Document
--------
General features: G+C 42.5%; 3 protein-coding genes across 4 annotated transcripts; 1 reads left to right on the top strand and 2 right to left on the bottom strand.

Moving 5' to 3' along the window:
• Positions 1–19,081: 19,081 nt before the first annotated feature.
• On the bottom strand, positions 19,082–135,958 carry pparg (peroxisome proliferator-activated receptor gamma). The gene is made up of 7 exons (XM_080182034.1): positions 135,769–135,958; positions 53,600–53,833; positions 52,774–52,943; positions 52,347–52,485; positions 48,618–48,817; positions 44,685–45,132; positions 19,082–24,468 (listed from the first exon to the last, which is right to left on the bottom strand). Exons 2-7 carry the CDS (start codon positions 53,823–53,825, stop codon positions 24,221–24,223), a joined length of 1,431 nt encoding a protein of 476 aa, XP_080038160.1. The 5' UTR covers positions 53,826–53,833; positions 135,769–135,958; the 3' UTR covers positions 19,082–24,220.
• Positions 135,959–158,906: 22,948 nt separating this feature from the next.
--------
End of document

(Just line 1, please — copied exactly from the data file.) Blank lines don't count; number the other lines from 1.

General features: G+C 42.5%; 3 protein-coding genes across 4 annotated transcripts; 1 reads left to right on the top strand and 2 right to left on the bottom strand.